Chancellor King Announces SUNY ESF Adirondack Summer Experience for New York City High School Students

July 25, 2023

SUNY ESF's New Timbuctoo Climate Science and Careers Summer Institute Provides an Educational Path to Environmental Science Careers

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Brooklyn, NY – The State University of New York Chancellor John B. King, Jr. announced the launch of the Timbuctoo Climate Science and Careers Summer Institute, an innovative summer program created by the State University of New York College of Environmental Science and Forestry to provide an educational path to environmental science careers. SUNY ESF is bringing 48 New York City high school-aged students to the Adirondacks and Syracuse throughout three two-week sessions in July and August, which will offer them classroom and field experiences this summer.

The Adirondack Park is positioned to play a vital role in Governor Kathy Hochul's efforts to combat the effects of climate change, which is having a significant impact on the ecosystems of the park. The immersive Timbuctoo Institute introduces students from urban areas to climate science while addressing issues of environmental and social justice through the lens of climate change.

New York State Senator Zellnor Myrie, Assemblymember Michaelle Solages, and the state's Black, Puerto Rican, Hispanic & Asian Legislative Caucus worked closely with advocates such as Aaron Mair, who leads the Adirondack Council's "Adirondack Forever" campaign, in championing ESF's funding request for $2.1 million. This funding was approved in the SFY2022-23 Enacted Budget to establish the opportunity for high school students in partnership with the City University of New York's Medgar Evers College (MEC).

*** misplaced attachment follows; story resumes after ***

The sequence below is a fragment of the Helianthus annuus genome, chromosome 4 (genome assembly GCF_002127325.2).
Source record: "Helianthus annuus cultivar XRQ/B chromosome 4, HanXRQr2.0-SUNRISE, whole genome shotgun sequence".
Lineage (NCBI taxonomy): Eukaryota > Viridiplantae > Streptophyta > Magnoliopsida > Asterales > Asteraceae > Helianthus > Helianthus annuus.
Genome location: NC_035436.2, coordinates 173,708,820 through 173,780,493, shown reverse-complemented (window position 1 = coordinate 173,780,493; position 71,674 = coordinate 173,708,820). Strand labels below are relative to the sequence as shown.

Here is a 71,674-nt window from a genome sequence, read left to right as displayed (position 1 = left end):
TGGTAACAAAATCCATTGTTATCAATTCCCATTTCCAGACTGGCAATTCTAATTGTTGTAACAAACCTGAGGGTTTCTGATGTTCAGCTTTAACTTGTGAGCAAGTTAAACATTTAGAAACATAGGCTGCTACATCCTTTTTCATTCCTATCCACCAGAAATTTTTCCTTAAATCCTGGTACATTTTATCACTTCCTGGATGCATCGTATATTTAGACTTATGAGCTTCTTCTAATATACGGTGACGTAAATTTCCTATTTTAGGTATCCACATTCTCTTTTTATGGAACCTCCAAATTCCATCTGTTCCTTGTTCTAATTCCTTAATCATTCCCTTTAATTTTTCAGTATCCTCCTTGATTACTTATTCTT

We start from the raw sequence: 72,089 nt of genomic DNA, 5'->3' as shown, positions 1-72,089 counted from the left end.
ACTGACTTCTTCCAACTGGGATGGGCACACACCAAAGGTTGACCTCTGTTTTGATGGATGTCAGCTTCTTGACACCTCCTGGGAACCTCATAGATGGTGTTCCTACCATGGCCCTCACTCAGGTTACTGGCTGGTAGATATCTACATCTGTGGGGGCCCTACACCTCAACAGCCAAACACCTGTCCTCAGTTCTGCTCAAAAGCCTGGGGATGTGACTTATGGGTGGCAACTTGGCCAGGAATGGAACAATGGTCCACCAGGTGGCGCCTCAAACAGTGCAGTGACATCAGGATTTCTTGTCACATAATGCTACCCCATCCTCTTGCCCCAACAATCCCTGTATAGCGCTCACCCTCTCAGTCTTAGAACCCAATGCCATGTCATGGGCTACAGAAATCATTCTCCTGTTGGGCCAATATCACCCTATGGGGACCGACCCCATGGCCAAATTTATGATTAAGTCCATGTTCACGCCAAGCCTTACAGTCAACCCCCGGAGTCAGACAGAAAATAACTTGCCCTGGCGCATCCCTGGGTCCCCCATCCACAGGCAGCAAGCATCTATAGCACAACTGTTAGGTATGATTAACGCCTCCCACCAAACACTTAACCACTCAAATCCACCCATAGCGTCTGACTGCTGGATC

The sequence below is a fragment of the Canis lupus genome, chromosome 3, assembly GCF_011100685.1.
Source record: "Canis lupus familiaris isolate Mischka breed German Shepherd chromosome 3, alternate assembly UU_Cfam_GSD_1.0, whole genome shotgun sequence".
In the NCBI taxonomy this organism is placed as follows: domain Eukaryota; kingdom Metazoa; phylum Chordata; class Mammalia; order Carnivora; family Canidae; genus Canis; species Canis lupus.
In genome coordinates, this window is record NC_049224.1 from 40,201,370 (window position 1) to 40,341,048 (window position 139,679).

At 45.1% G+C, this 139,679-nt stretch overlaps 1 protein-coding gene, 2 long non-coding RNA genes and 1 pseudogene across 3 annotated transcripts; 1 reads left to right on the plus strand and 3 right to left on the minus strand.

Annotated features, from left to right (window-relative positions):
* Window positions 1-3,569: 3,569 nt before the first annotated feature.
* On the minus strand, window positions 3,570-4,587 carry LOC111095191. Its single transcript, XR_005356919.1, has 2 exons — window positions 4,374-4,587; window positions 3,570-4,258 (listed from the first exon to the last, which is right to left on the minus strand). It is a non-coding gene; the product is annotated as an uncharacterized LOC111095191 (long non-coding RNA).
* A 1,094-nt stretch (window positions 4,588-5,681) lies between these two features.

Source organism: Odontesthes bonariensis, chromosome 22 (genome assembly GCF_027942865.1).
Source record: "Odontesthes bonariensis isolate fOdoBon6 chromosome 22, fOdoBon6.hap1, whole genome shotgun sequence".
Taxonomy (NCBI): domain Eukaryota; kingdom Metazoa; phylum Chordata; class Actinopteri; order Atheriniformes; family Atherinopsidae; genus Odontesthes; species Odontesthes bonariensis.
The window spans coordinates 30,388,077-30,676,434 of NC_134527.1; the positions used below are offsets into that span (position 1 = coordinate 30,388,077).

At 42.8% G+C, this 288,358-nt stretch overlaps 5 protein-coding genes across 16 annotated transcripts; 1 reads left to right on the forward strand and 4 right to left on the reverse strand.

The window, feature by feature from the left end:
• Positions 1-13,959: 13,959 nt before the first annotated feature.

SUNY Chancellor King met with the students while they attended their first field experience at the Newtown Creek Alliance in Brooklyn.

"Students want to engage in important topics that impact our society, like climate action, and SUNY is leading the way by helping every student find their place on our campuses and introducing them to excellent academic programs coupled with hands-on experiences that will allow them to pursue their dreams," said SUNY Chancellor King. "SUNY ESF is world renowned for its environmental science programming and research and is committed to advancing diversity in environmental science-related fields and inspiring more environmental stewards. My thanks go to Governor Hochul for her focus on climate action and to Senator Myrie, Assemblymember Solages, and the BPHA Caucus, as well as Aaron Mair and the many advocates and ESF faculty and staff who delivered resources to make these life-changing opportunities possible for NYC students."

ESF President Joanie Mahoney said, "While immersed in nature and learning about environmental science, we hope the experience helps students make connections to the natural world around them and sparks passions for careers they may not have previously considered."

Senator Zellnor Myrie said, "I'm thrilled to see the launch of the Timbuctoo Institute, which will expose young people from New York City to both the Adirondack's incredible natural treasures as well as the region's role in the early civil rights movement. In this way, we are creating the next generation of climate and environmental justice leaders for our state. I'm grateful to SUNY and ESF leadership and my BPHA Caucus colleagues for making this program a reality."